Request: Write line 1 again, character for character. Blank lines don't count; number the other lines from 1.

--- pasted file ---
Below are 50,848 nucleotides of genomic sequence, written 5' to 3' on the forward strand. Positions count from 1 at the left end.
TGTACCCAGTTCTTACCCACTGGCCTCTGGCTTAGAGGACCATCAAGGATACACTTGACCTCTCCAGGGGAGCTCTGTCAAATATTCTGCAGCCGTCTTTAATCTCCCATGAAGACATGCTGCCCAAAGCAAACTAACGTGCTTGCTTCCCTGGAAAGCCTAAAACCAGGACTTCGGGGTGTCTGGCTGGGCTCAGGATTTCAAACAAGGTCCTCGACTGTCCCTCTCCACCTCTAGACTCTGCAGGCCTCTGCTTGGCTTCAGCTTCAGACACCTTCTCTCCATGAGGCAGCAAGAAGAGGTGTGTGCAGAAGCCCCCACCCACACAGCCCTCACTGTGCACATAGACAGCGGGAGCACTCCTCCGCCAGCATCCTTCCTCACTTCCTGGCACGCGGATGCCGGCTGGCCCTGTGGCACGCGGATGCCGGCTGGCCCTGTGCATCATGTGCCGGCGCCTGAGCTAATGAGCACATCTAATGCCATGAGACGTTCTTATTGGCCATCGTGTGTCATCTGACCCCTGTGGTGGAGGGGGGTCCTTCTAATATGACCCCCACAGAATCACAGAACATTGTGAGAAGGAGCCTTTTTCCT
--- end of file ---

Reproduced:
Below are 50,848 nucleotides of genomic sequence, written 5' to 3' on the forward strand. Positions count from 1 at the left end.